I’ll never forget the day that I was scrolling through my Facebook newsfeed and one of my friends posted a photo of her newborn baby and somewhat snidely pointed out that this was her first post to announce the arrival of her baby, which insinuated that others had posted her good news before she had. Yikes!
I’m sure that those who had posted about her baby before she did, did not intentionally mean to upset her or steal her thunder. Sometimes, in the midst of chronicaling our lives, “ATM,” we forego social etiquette that we normally practice in person with others. We must remember that the same basic rules of common courtesy apply to social media. In fact, I would assert that we must be even more attentive to our conduct online because of its permanence and reach.
Here are the top 5 rules to apply in the common courtesy of social media:
- Share YOUR news, only. Don’t post about other people’s news. Just think about it, if you got engaged or promoted, would you want someone else to announce it to the world? It’s easy to get caught up in the celebration for a friend and have the urge to post “Congratulations to my bestie Roxy on her engagement to Matt!” including the photo you took of the surprise proposal, but unless the news is about you, you don’t have the right to announce it to the world.
- Ask permission to post photos of or tag others. Most times our family and friends don’t mind at all that we post a photo of or tag them in an update. However, we shouldn’t assume that this is always the case. There are many reasons why individuals prefer not appearing in posts, such as they may not want people to know that they are not home (opening up the possibility for a burglary), they may not want photos of their children out in cyberspace, or they just may prefer to keep certain parts of their lives as private as possible. Thus, simply ask them if it’s okay to add a photo or tag them in your post. It won’t take long and shows respect for them and your relationship.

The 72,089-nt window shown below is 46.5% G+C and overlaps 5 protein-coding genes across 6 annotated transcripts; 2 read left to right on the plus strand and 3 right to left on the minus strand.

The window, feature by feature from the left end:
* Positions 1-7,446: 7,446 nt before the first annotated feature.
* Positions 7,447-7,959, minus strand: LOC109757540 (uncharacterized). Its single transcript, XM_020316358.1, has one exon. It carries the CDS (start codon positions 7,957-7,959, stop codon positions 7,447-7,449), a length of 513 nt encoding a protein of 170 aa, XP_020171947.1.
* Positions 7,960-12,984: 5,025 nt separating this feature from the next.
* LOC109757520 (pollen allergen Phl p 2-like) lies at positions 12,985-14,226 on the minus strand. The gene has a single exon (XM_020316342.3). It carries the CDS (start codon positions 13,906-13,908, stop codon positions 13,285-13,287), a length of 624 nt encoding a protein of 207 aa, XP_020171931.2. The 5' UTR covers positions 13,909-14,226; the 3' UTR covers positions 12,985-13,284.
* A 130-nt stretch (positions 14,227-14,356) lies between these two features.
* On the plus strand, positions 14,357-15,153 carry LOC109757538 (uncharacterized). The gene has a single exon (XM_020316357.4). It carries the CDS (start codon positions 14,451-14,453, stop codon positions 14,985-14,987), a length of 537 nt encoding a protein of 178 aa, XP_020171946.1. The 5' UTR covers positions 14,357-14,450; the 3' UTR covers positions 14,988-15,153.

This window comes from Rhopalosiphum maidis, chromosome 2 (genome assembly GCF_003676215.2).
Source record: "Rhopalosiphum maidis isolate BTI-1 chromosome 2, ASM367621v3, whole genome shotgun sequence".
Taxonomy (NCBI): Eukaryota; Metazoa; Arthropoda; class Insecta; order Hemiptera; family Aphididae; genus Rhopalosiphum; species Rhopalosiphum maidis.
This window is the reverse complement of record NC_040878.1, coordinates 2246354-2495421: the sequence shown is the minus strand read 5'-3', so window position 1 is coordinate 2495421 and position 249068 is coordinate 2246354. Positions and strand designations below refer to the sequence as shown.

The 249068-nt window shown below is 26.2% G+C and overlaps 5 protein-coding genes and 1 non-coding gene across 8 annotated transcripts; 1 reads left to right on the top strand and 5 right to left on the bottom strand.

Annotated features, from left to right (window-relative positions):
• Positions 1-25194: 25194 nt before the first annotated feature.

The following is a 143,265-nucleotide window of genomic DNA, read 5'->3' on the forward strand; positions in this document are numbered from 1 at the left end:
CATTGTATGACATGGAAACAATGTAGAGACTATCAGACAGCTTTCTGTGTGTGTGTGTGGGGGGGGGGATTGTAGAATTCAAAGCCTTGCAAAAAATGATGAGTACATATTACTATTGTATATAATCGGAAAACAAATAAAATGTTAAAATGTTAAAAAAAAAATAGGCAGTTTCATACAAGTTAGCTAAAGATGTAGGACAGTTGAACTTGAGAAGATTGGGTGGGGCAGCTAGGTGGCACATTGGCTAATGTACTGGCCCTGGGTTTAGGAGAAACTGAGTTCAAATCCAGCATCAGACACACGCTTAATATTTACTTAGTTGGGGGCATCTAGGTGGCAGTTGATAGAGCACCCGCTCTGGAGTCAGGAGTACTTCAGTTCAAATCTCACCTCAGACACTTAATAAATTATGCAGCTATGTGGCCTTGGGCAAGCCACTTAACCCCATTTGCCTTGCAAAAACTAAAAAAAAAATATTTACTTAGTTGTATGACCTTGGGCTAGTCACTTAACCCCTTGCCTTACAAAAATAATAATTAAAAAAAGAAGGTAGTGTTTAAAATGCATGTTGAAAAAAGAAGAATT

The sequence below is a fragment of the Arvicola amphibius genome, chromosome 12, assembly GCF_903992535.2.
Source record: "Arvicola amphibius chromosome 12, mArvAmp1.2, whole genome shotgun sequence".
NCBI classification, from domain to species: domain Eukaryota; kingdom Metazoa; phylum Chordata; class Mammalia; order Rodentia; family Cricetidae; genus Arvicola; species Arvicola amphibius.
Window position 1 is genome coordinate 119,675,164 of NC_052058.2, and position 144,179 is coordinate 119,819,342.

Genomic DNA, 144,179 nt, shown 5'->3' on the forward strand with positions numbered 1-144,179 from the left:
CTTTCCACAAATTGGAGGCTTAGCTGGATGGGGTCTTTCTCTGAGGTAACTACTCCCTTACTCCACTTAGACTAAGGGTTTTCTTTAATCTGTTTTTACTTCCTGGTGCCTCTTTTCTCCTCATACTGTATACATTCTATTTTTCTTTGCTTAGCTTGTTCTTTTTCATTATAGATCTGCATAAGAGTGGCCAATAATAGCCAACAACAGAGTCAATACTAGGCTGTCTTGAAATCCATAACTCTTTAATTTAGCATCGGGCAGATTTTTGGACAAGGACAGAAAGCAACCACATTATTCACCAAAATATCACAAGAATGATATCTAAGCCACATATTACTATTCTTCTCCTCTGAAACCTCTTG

- If you could say it in a text, do so. In instances when you are speaking to one person in social media, consider if your message should be better sent as a text or private message. Having a “one-on-one” conversation on social media opens your private life up to others, such as friends of friends of friends, and inadvertently shares your personal business.
- Stay Off the Complain Train. Social media has become a forum for people to voice dissatisfaction about anything and everything. While I support bringing awareness about issues to the public via social media, there is a fine line between complaining to vent and addressing a problem in a solution-oriented manner. The latter means, doing what you can to solve a distressing situation, asking others how they may lend a hand, or simply letting folks know of a negative situation to help them avoid it, such as traffic accident or bad service at a restaurant. Complaining for the sake of venting is not productive and once we start doing this, it’s easy to become a habit. We wouldn’t normally complain to one person about everything under the sun, so why would you do so with hundreds of your social media friends? A good way to start on a more positive path, is to go through your old posts and determine if there are any complaining posts to delete. From there, the complain train will be top-of-mind for you and you will be more likely to steer clear of those depots.
- Be Pleasant. One disadvantage of social media is that we are unable to physically see each other as we interact online. We don’t know if the other person is smiling, scowling, or apathetic on the other end of the interaction, although we can mostly guess from their words. That said, take extra care to add obvious pleasantry to your social media communications. Add a “please,” “thank you,” or smiley face to your conversations. Be encouraging. “Like” posts. Sometimes it takes courage for people to share certain events or milestones about themselves, so lift them up by liking or commenting a word of praise. Be genuinely upbeat and let your positivity flow. You’ll find that it will flow right back to you.
Apply these 5 rules to your social media use to honor your relationships both on- and off-line.